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which gives us an elevation above the infirmities which flesh is heir to, and identifies us with the nobleness of soul and strength of character which shed “a glory" round their heads.
Heywood, like many of our old dramatists, deals in the extreme of character, which frequently amounts to heroism. His heroes are of unshaken purpose, of irresistible patience ; men who will stand beneath the sword suspended by a single hair; and, with the power of motion, still resolutely bide the consequence. The point of honour is discriminated with the most subtle nicety; a vow is considered as registered in heaven; it is the sentence of fate, and must be equally inexorable. The spirit, however, is frequently sacrificed to the letter, and the good and the true are disregarded, to preserve a consistency with a supposed virtue--a sort of character better calculated to supply, from the passionate and deep internal conflicts which it occasions, affecting subjects for the stage, than useful example or instruction for human happiness. To some, this character will appear unnatural; and so it would be, if man were left to his own natural tendencies; but, if we grant the existence of the artificial notions of honour and virtue, on which it is founded, then the characters are perfectly consistent and natural, although acting under a false impression of what is right and just. Fancy, for instance, a generous, honest, and valiant gentleman, induced by a noble duke to convey a letter to an unyielding lady, who is, as that gentleman conceives, unknown to him; and, by the duke's dictation, who suspects that he is more intimately connected with her than is agreeable to his grace's interest, to swear that he will not cast an amorous look on her, speak“ no familiar syllable, touch, or come near her bosom,” &c. Fancy him hastening to perform the duke's behests, and discovering, to his amazement, that he has undertaken to solicit his own wife for another. Imagine him tricked into a vow, in total ignorance of the circumstances, and resolving to bind himself to so unjust a stipulation, the effect of wbich is to make two persons miserable, and not to make the third happy; yet, Heywood makes Spencer, in “ The Fair Maid of the West,” rigidly perform this vow, and leave his mistress in a swoon, without attempting to render her any assistance. The consequence is, that the Fair Maid of the West, the lady in question, is under the necessity of tricking the duke into another vow, in order to get out of the difficulty.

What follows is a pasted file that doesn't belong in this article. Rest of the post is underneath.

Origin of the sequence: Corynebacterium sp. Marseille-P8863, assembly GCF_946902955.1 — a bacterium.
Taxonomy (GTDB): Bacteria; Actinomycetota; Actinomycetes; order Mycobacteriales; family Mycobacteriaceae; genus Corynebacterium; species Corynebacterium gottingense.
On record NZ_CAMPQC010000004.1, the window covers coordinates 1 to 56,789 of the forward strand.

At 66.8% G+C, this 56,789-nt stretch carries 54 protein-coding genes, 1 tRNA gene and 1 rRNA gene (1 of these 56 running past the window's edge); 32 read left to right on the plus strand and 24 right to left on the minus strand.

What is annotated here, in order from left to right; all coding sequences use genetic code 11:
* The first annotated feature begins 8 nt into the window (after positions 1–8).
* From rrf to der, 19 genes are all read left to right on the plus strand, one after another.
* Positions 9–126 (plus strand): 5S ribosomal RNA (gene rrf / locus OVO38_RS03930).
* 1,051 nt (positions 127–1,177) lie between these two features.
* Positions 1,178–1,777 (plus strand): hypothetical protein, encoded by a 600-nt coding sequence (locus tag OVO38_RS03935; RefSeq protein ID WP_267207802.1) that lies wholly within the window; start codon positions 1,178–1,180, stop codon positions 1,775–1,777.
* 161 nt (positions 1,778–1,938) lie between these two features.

These exaggerated situations, however, are mixed with others of the deepest feeling, the most glorious overflowings of the affections, the kindest sympathies, the tenderest sentiments. Heywood knew well the nature of human passions, but he threw them into extravagant positions. He was, says Lamb, " a sort of prose Shakspeare.”
Shakspeare.” He caught the mantle of Elijah, but not before it touched the earth, and therefore was he peculiarly human in his delineations of passion. He did not deal skilfully with the invisible world, and yet he was not altogether unacquainted with "the winged spirits of the air;" he introduces them gracefully in “ Love's Mistress," one of the most beautiful and purest of masques founded upon classical mythology.
In a rank, in many respects considerably above the plays we first mentioned, we must place the “ Rape of Lucrece, one of the most wild, irregular, and unaccountable productions of his age. Amongst the most extravagant buffoonery, we find sparks of genius which would do honour to any dramatist; touches of feeling, to which no reader can be indifferent. The extracts we shall make from the scene in which the crime is perpetrated, and from that which immediately follows, are of this description. The dreadful consummation is preceded by an awful note of preparation : a solemn pause in the stride of guilt, which makes the boldest hold his breath, and is succeeded by a display of the most exquisitely touching grief.
Sextus. Night, be as secret as thou art close, as close
And contempt of base; the incurr'd vengeance
[Lucrece discovered in her bed.
Luc. Whose that? oh me! beshrew you.
Sex. Why do you tremble, lady? cease this fear;
Luc. Dream I, or am I full awake? oh no!
For Rome's imperial diadem: oh then
Sex. I'm bent on both; my thoughts are all on fire;
Sex. If not thy love, thou must enjoy thy foe.
Sex. I'm all impatience, violence, and rage,
Luc. No, I cannot.
Luc. By a god you swear
Sex. These pillows first shall stop thy breath,
Luc. For death I care not, so I keep unstain'd
Sex. Thou can'st keep neither, for if thou but squeak'st,
Luc. I'll die first; and yet hear me, as you're noble:
Cannot be made again: this once defil'd,
Sex. Tush, I am obdure.
Luc. Then make my name foul, keep my body pure.
done a chaste wife, And think that labour's not worth all
Sex. No, those moist tears contending with my fire,
Sex. If thou raise these cries, lodg'd in thy slaughter'd Arms some base
dies. And Rome, that hath admir'd thy name so long, Shall blot thy death with scandal from my tongue.
Luc. Jove guard my innocence!
Sex. Lucrece, thou art mine,
[he bears her out.
“ Luc. Mirable.